Osteoclastic bone resorption is also governed by the rate of osteoclast apoptosis. Bim is a pro-apoptotic BH3-only Bcl-2 family member, and its expression level is critical for controlling osteoclast apoptosis. Osteoclasts from Bim-deficient mice showed enhanced osteoclast survival (Akiyama et al., 2003). In this study, we observed that capric acid accelerated apoptosis in mature osteoclasts by the induction of Bim expression. These results suggest that increased expression of the pro-apoptotic protein Bim could be associated with capric acid-induced apoptosis in osteoclastic cells.

In this study, we demonstrated that a medium-chain fatty acid, capric acid, inhibits RANKL-induced osteoclast differentiation. These inhibitory effects occur through the suppression of NF-κB and ERK activation and the attenuation of NFATc1 induction. In agreement with our finding, a previous study reported that capric acid inhibits lipopolysaccharide-induced osteoclastogenesis through the suppression of nitric oxide production and signal transducer and activator of transcription 3 activation (Park et al., 2011). Thus, data from both studies clearly indicate that capric acid has anti-osteoclastogenic property. Importantly, our study further shows the novel inhibitory action of capric acid on osteoclast cytoskeleton and survival. Therefore, we suggest that capric acid may become a novel dietary therapeutic agent against osteoclast-related diseases.

FIGURES
Fig. 1. Effect of capric acid on RANKL-induced osteoclast differentiation. BMMs were cultured with M-CSF (10 ng/ml) and RANKL (20 ng/ml) for 4 days at the indicated concentration of capric acid. (A) The cells were fixed and subjected to TRAP staining. (B) The number of TRAP-positive multinucleated cells (MNCs) generated in (A) was counted. (C) TRAP activity in the cell culture supernatant generated in (A) was measured by ELISA. The data presented in (B) and (C) are expressed as the means ± SD. *P < 0.05, **P < 0.001 versus vehicle-treated control (Con). (D) BMMs were cultured with M-CSF (30 ng/ml) for 3 days together with the indicated dose of capric acid. Cell viability was measured by an MTS assay, as described in “Materials and Methods”.
Fig. 2. Effect of capric acid on the expression of osteoclastogenic markers. BMMs were cultured with or without capric acid (500 μM) in the presence of M-CSF (10 ng/ml) and RANKL (20 ng/ml) for the indicated number of days. Real-time PCR (A) or immunoblotting (B) was performed to assess the expression of the indicated genes. The data presented in (A) are expressed as the means ± SD. *P < 0.05, **P < 0.001 versus vehicle-treated control (Con).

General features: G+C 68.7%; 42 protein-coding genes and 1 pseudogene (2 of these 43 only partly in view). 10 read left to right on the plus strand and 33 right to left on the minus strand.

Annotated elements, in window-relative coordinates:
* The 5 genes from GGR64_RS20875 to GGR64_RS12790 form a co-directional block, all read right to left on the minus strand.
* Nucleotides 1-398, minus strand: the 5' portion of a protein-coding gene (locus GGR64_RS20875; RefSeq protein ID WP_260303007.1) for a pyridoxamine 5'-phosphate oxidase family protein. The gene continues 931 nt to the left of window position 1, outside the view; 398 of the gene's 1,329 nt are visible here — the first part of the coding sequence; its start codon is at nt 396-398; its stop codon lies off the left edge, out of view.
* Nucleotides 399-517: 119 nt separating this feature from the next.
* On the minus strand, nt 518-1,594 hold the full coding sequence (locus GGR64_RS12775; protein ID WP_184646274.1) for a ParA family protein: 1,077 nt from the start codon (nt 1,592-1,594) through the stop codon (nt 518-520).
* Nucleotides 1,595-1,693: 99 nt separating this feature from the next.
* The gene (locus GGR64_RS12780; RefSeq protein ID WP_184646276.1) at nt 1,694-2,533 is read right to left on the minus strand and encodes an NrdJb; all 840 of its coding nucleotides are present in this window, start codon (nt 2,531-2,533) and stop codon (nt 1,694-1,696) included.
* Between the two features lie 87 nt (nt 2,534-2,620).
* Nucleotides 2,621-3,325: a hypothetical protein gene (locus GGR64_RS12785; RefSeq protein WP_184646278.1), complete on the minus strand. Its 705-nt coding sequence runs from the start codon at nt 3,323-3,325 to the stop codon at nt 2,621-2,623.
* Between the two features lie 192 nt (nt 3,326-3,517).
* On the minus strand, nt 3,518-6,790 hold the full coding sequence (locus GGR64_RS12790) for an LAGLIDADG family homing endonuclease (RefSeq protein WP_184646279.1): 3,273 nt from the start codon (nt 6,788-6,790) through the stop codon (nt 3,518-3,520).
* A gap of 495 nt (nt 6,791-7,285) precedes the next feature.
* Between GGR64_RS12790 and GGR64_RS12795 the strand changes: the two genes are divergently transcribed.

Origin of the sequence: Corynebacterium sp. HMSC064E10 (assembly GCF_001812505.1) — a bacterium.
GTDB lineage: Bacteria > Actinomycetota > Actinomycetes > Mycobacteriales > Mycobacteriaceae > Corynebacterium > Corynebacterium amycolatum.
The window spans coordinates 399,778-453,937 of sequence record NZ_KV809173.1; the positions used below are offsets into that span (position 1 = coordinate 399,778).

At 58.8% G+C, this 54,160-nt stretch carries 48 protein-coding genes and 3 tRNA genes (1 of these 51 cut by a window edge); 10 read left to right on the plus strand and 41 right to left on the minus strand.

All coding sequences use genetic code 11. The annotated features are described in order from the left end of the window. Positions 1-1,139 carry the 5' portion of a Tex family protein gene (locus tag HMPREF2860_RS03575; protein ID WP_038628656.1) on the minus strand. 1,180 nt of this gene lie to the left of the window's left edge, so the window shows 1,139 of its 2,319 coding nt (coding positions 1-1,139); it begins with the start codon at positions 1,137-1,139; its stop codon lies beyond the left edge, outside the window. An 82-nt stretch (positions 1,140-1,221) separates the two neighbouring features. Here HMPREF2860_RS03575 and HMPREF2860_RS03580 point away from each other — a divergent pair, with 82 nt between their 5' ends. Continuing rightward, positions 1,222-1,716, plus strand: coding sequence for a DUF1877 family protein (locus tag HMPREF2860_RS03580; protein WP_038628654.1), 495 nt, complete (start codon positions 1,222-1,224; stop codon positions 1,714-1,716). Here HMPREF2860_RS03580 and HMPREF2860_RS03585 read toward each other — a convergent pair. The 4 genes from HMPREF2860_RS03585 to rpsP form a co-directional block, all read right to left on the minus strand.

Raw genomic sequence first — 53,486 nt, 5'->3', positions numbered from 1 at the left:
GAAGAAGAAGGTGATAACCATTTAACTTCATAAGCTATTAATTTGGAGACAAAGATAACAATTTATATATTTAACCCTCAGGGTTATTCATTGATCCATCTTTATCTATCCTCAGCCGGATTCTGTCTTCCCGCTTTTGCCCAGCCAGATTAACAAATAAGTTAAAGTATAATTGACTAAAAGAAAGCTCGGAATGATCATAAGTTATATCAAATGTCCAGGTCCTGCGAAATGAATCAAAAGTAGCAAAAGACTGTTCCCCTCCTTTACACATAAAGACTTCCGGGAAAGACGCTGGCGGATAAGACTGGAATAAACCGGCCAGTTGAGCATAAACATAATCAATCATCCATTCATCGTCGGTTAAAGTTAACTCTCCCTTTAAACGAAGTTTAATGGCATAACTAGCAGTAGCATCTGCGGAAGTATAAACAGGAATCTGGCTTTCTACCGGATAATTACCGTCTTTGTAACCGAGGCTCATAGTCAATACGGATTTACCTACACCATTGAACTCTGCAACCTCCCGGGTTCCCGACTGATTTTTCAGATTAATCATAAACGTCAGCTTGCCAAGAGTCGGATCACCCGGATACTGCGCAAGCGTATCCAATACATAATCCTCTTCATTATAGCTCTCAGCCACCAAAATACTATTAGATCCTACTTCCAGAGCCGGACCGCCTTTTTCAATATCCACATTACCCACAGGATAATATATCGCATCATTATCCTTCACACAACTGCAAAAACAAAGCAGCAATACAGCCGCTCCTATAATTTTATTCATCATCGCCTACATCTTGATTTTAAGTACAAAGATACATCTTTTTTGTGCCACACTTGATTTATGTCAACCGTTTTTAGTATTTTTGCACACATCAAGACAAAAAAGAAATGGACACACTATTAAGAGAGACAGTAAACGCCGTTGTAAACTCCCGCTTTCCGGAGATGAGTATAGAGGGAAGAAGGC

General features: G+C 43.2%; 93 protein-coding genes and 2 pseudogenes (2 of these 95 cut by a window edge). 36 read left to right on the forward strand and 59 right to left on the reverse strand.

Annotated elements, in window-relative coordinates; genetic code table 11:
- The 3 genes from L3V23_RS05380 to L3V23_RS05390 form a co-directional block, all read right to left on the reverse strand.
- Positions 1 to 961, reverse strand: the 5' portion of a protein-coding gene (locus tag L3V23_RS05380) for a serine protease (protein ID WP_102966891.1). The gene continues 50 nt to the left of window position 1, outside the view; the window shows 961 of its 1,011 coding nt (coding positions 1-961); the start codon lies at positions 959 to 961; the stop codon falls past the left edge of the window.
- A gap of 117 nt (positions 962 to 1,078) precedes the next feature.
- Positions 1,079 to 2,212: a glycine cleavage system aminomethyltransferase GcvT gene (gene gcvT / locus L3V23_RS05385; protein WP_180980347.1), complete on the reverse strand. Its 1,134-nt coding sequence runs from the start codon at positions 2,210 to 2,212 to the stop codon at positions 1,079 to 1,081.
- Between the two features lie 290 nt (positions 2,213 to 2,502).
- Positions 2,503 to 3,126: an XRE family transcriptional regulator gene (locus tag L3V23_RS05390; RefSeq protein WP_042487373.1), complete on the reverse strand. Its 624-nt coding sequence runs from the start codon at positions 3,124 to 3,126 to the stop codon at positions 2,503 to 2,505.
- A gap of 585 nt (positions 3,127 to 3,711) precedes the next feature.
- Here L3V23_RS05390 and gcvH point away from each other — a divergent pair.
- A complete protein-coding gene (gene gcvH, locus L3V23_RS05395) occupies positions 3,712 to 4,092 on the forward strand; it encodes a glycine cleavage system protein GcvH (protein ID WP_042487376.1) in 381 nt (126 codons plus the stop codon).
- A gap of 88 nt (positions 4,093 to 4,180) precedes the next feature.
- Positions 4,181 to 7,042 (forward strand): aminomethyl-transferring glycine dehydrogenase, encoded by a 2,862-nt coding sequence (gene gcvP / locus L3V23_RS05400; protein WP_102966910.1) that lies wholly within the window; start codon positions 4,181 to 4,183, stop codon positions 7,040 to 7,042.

Fig. 3. Effect of capric acid on RANKL-mediated signaling. (A) BMMs were pretreated with capric acid (500 μM) or vehicle for 2 h and then stimulated by the addition of RANKL (50 ng/ml) for the indicated time. Total cell lysates were immunoblotted with an anti-phospho-IκBα antibody. β-Actin served as a loading control. (B) The nuclear levels of p65 and phospho-c-Jun in the nuclear extracts of BMMs, as described in (A), were determined by immunoblotting. (C) RAW264.7 cells were transfected with an NF-κB reporter luciferase plasmid. At 24 h after transfection, the cells were pretreated with the indicated concentration of capric acid and then stimulated with RANKL (200 ng/ml). After 24 h, the cells were lysed, and the luciferase activity was determined. The data are expressed as the means ± SD. **P < 0.001 versus RANKL alone. (D) Cells were prepared as in (A) and analyzed by immunoblotting with the indicated antibodies. The total ERK, JNK, and p38 levels served as loading controls.
Fig. 4. Effect of capric acid on organization of osteoclast cytoskeleton. (A, B) BMMs were cultured in an osteoclastogenic medium containing MCSF (10 ng/ml) and RANKL (20 ng/ml) for 3 days. The cells were then treated with capric acid or vehicle for 16 h. (A) The cells were fixed and stained for TRAP. (B) The number of spreading TRAP-positive cells was counted. The data are expressed as the means ± SD. **P < 0.001. (C, D) Mature osteoclasts cultured on bone slices were washed with cytokine-free cold media (Washing control) to disrupt the actin rings. The cells were then incubated without or with capric acid (400 μM) in the presence of M-CSF (50 ng/ml) or RANKL (20 ng/ml). (C) After 3 h of incubation, the cells were fixed and stained with FITC-phalloidin. (D) The percentage of osteoclasts with an actin ring was determined. *P < 0.05, **P < 0.001. (E) BMMs were cultured with M-CSF and RANKL for the indicated number of days in the presence or absence of capric acid. β3 integrin expression was analyzed by real-time PCR. **P < 0.001 versus vehicle-treated control.
Fig. 5. Effect of capric acid on survival of mature osteoclast. Mature osteoclasts were treated with capric acid (500 μM) or vehicle for 24 h. (A) The cells were fixed and stained for TRAP. (B) Osteoclast survival was measured as the percentage of TRAP-positive MNCs. (C) The rate of osteoclast apoptosis was measured by ELISA. The data presented in (B) and (C) are expressed as the means ± SD. **P < 0.001. (D) The Bim content was determined by immunoblotting. β-Actin served as a loading control. (E) Cells were treated with capric acid (500 μM) or vehicle and then exposed to M-CSF (50 ng/ml) for 5 min. Total cell lysates were immunoblotted with an anti-phospho-ERK antibody. Total ERK served as a loading control.